I am a huge fan of Adam Lepzig (I’ll save you my jibber jabber on how awesome he is and send you off to see for yourself).
According to Adam, we live in a culture where financial success has taken the place of aesthetic judgement. “Money = Good” is our country’s motto.
In fact, the exact opposite is true: Business success is not the same as creative success.
I found an inspiring TED Talk with Adam regarding the culture war that we face in America, what truths and myths exist about it, and how we can use our own voice, our vulnerability and our creativity to bring about a shift in our own way of thinking.
I also have to agree with Adam — as I have had this thought myself many times over the years — that ingenuity, creativity and inspired living are an important factor in rebuilding and revitalizing our economy. We have to completely re-invent who we are as a nation and how we will move forward in the new and ever-evolving global marketplace.
Creatives, entrepreneurs and artists are at the heart of this transformation It’s time to own our role and take responsibility for the things that are put forth into the world. There’s enough junk floating out there already and it’s up to us to steer the conversation about the good, the bad and the culturally-draining toward a brighter horizon.
P.S. I can’t hear the words “culture war” without thinking about a song of the same title by one of my favorite bands, Arcade Fire. It’s a good one.
I wanted to share this amazing bit of inspiration (hat tip to the amazing and talented Doc Waller) from one of my favorite people in the world of radio, Ira Glass, producer and host of NPR’s “This American Life“.
“What nobody tells people who are beginners…is that all of us who do creative work, we get into it because we have good taste…But there is this gap…It is only by going through a volume of work that you will close that gap, and your work will be as good as your ambitions…It’s gonna take awhile. It’s normal to take awhile. You’ve just gotta fight your way through.”
So don’t fear the gap and fill it with self-criticism, self-doubt and self-disappointment.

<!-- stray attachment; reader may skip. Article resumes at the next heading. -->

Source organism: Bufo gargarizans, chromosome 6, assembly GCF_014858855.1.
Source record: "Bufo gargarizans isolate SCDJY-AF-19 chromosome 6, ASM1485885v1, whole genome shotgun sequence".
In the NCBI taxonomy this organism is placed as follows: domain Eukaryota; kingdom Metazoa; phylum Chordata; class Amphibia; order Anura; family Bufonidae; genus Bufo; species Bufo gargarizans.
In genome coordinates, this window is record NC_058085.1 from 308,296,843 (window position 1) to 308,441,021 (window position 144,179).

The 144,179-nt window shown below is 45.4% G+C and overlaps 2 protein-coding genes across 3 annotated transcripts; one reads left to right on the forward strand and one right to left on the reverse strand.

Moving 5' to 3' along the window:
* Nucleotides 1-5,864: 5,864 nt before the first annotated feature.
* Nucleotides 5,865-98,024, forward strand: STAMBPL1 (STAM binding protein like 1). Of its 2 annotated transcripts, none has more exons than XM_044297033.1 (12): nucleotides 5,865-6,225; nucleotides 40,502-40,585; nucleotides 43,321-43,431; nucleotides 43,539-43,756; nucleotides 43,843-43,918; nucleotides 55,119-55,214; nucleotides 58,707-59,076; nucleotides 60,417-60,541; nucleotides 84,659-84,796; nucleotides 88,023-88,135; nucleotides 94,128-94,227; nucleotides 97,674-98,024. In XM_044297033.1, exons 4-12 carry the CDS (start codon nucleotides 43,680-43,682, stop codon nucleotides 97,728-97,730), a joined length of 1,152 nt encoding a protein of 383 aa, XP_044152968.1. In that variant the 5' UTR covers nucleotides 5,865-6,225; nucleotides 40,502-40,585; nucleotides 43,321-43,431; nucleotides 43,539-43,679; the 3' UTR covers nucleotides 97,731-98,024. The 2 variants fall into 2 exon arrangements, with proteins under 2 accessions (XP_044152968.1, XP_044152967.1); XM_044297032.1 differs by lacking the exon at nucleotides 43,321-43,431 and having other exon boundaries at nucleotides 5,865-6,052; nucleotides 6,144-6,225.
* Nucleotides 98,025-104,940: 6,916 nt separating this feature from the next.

Instead, dig deep and find your inner reservoir of inspiration, and make and do and create until your well is dry. Then find a way to recharge your battery (whether it be in isolated self-reflection or by connecting with other people who help replenish your spirit) and get back out there and do it all over again.
Being creative and producing what is in your heart is a battle, but it’s less of a fight of you against the world, and more of a fight of you against yourself.
The rest of Ira’s thoughts on creativity have been turned into a nice little motion graphics video which is below.
No go forth and create!
All of Life Itself.
They all begin with a thought and culminate in existence.
They live and breathe in a life of their own (metaphorically or literally) when we release them to the wind and trust the world to receive them with love and joy.
The act of creating rests on one concept: moving ideas from the ethereal world into the material world.
Creating in one’s head is the easy part. Having the courage to hold the dream and birth it into reality (and with confidence) is where the hard work comes into play.
Releasing our inner judgement and the need for perfection and learning to trust the process is the hallmark of the creative person.
We often place such rigid demands on the fruits of our labor that we fail to recognize the true beauty of their existence.
Nothing is ever as lovely as it is in our imagination. That is what is so exciting (and ultimately disillusioning) about living in our heads. We can create worlds more riveting than reality but we become trapped by our inability to break free of our self-imposed limitations.
It reminds me of the movie Inception.
Cobb cannot bear to live in the real world without his deceased wife Mal, so he devises a way to keep her alive in his dreams, by creating the Inception program.
He deceives himself into believing that creating in his head is better than living in reality and thus lives for years inside of himself.
Like Cobb, our thoughts and ideas must be released, otherwise we are doomed to a life unrealized and unfulfilled.
The mere act of following through with creative urges actually imbues each new project with real beauty — honest beauty — and far too few people take that chance.
Creation takes courage, but once you find that inner fire and temper the steel of your spirit with it’s flames, nothing can stop your bliss from becoming a reality.
Creativity Takes Courage: Five Ways To Build Your Courage
Diana Adams | Bit Rebels
“All men dream: but not equally. Those who dream by night in the dusty recesses of their minds wake in the day to find that it was vanity; but the dreamers of the day are dangerous men, for they may act their dreams with open eyes, to make it possible.” – T.E. Lawrence